Internet of Things in Smart Cities: Global Lessons

[Security   Exhibition   Network   Smart City]   The   Internet   of   Things   is often called the next industrial revolution by industry experts, and it is changing business, consumers and government. According to an IDC report, as cities continue to invest in hardware, software, services and connectivity that support the Internet of Things, global spending on smart city projects is expected to grow to US$ 158 billion by 2022.

Many commercial fields have implemented and utilized the great potential of Internet of Things technology, but the public sector also has a certain share of early adopters in possess. Faced with increasing public expectations and better public participation, many cities and municipal authorities have launched Internet of Things projects to improve their important services and the quality of life of citizens.

The Internet of Things project is not only limited to back-office applications, but also enables cities to better adapt to and respond to changing environmental conditions-improving infrastructure and public safety and other key services. These cities can now allocate resources more effectively, improve their sustainability and protect energy. Let’s look at two successful cities in the world. They are using the Internet of Things to improve back-office processes and involve people in citizen-centered water resources and traffic management applications.

Smarter Water Resources Management: More Accurate Tracking

According to a study by IoT Analytics, Europe ranks first in the smart city projects of the Internet of Things and accounts for 50% of the smart city projects in the world. For many years, the Smart City Initiative has been a priority for European policy leaders and businesses. In 2011, the European Smart City Initiative was launched to support smart city projects, with a special focus on reducing energy consumption in Europe.

One result of this initiative was found in Castellon, Spain, where Internet of Things technology is being used to accurately track and control water resources management. From 600 pilot intelligent water meters to 30,000 at present, the intelligent water meter has provided the city with real-time water consumption data.

The innovative system includes remote and low power consumption functions, which are used to collect and transmit household water use information so that the city can accurately track and control water resources management. In addition, this measure enables Castellon to quickly detect leaks, Debug, and easily connect the water supply network in real time to prevent service interruption and expensive maintenance costs.

The results ensured that the city continued to provide sufficient drinking water to its citizens while reducing unnecessary waste.

Smart Command Center: Better Urban Mobility

Although Europe accounts for 50% of smart city projects, attention to the Asia-Pacific region continues to grow. Although the region accounts for only 15% of the current smart projects, research shows that this trend will change rapidly. By 2025, more than 50% of smart cities are expected to be produced in China with an economic impact of more than US$ 300 billion.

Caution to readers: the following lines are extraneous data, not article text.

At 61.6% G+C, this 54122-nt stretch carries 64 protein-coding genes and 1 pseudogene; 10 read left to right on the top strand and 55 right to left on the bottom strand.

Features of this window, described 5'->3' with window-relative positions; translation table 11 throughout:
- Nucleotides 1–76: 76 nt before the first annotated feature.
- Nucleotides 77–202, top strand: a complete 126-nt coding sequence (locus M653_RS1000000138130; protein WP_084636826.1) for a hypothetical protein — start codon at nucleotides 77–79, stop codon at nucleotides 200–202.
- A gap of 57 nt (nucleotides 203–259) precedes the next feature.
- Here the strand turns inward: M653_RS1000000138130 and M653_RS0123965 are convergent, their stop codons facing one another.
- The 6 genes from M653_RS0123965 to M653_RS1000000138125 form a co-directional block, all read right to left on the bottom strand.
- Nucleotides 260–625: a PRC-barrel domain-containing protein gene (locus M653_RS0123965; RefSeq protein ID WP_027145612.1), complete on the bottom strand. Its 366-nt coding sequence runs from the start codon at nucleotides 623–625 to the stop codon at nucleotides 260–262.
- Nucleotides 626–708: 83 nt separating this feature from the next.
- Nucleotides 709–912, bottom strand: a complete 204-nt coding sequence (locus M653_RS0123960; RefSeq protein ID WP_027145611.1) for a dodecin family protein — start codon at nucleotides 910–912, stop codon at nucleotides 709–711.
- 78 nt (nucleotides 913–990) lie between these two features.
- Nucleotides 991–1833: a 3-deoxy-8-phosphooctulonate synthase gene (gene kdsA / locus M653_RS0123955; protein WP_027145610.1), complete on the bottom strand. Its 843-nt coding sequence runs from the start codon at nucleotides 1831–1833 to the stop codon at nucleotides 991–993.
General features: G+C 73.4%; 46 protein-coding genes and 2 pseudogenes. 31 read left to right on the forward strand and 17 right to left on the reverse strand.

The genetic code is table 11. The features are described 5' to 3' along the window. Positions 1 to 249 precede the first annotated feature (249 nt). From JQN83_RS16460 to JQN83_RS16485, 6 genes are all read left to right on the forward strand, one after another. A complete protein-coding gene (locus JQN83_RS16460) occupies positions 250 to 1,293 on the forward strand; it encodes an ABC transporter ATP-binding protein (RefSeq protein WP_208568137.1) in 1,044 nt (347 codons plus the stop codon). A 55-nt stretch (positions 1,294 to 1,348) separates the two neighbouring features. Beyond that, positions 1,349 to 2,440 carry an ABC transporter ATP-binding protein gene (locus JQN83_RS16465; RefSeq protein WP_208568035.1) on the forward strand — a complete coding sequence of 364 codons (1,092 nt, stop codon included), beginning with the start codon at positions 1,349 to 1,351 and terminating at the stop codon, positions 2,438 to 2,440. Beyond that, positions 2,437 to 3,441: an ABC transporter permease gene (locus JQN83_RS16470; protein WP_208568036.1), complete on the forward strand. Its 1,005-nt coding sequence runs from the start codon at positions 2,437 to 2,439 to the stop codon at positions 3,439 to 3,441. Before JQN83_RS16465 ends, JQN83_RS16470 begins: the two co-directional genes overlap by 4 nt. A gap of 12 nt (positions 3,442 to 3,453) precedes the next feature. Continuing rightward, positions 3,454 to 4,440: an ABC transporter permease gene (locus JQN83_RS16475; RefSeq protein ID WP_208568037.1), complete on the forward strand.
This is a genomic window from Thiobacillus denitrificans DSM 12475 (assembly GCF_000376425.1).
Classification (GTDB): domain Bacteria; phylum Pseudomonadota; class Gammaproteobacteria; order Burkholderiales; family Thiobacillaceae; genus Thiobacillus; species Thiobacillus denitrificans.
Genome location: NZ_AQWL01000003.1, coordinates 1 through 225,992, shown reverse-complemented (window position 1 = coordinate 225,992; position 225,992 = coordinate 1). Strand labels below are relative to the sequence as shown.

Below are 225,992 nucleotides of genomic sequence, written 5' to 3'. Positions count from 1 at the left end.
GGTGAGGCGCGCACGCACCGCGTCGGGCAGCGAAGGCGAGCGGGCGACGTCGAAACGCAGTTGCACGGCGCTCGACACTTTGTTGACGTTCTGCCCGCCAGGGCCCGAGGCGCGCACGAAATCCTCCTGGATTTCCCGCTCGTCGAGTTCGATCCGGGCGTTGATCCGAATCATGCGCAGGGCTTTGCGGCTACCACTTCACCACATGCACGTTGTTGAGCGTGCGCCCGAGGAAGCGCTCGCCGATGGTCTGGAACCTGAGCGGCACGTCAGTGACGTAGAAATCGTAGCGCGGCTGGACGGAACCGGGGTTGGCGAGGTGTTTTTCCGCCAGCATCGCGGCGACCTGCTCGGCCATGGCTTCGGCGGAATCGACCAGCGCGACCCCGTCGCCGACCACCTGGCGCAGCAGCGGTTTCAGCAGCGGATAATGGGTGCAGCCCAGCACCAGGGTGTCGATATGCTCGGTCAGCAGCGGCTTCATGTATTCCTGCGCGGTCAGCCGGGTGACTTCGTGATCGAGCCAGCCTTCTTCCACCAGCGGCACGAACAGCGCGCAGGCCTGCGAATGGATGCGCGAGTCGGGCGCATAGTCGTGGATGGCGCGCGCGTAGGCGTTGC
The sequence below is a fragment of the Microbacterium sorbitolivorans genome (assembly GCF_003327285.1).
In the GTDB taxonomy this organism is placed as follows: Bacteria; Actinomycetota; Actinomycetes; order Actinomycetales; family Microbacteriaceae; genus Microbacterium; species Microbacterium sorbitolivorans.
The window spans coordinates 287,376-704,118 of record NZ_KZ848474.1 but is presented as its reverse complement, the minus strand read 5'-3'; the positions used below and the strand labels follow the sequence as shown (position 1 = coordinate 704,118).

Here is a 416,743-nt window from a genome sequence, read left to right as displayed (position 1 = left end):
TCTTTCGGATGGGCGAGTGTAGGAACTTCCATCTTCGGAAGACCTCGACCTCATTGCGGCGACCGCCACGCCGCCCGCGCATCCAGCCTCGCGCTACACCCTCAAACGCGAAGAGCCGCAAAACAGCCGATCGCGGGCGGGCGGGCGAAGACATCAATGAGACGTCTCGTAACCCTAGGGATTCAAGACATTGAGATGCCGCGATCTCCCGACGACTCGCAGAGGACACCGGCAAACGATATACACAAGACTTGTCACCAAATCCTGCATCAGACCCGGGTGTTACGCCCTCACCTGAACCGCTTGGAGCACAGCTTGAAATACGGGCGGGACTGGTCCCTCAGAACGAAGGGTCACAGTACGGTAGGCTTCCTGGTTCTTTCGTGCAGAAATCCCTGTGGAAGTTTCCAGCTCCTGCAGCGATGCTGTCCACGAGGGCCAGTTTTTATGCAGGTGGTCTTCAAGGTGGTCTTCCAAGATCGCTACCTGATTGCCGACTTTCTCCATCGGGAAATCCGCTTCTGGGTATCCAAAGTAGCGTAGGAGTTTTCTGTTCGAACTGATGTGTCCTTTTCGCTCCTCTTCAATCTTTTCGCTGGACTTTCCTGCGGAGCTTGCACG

In one example, Singapore is committed to improving the mobility of the city by introducing more intelligent technologies, thus making roads safer and keeping traffic flowing. Since transportation is a growing concern in many large cities including Singapore, the smart city project will input traffic data into a centralized operation control center, which will aggregate the data and provide real-time traffic information to the public. Through real-time traffic information on mobile phones, portal websites or navigation devices, drivers can immediately know about traffic accidents and congested road sections so as to determine alternative routes.

The move aims to reduce the number of vehicles in congested areas so as to improve the safety of major roads and expressways. In addition, city managers have obtained the necessary data to adjust the traffic light system according to changing traffic conditions.

U.S. Ready to Learn Lessons from Global Success

Although governments around the world are committed to improving productivity, reducing costs and improving citizens’ quality of life, the United States has been lagging behind in developing innovative smart city technologies. However, this trend is about to change. According to IDC report, US smart city project spending is expected to account for one third of the world’s total in 2019.

Through careful study of the current series of global smart city projects, the U.S. government and local municipal authorities are ready to bring smart achievements to their citizens. This enables us all to look forward to a future in which many cities will be equipped with innovative technologies and change the way citizens and city interactive are treated. From pedestrian detection centers at intersections to automatic dispatch systems that greatly shorten response times, and even integrated asset management tools that promote preventive urban maintenance, smart cities will come soon in the future.

Article Link: Security Exhibition Network

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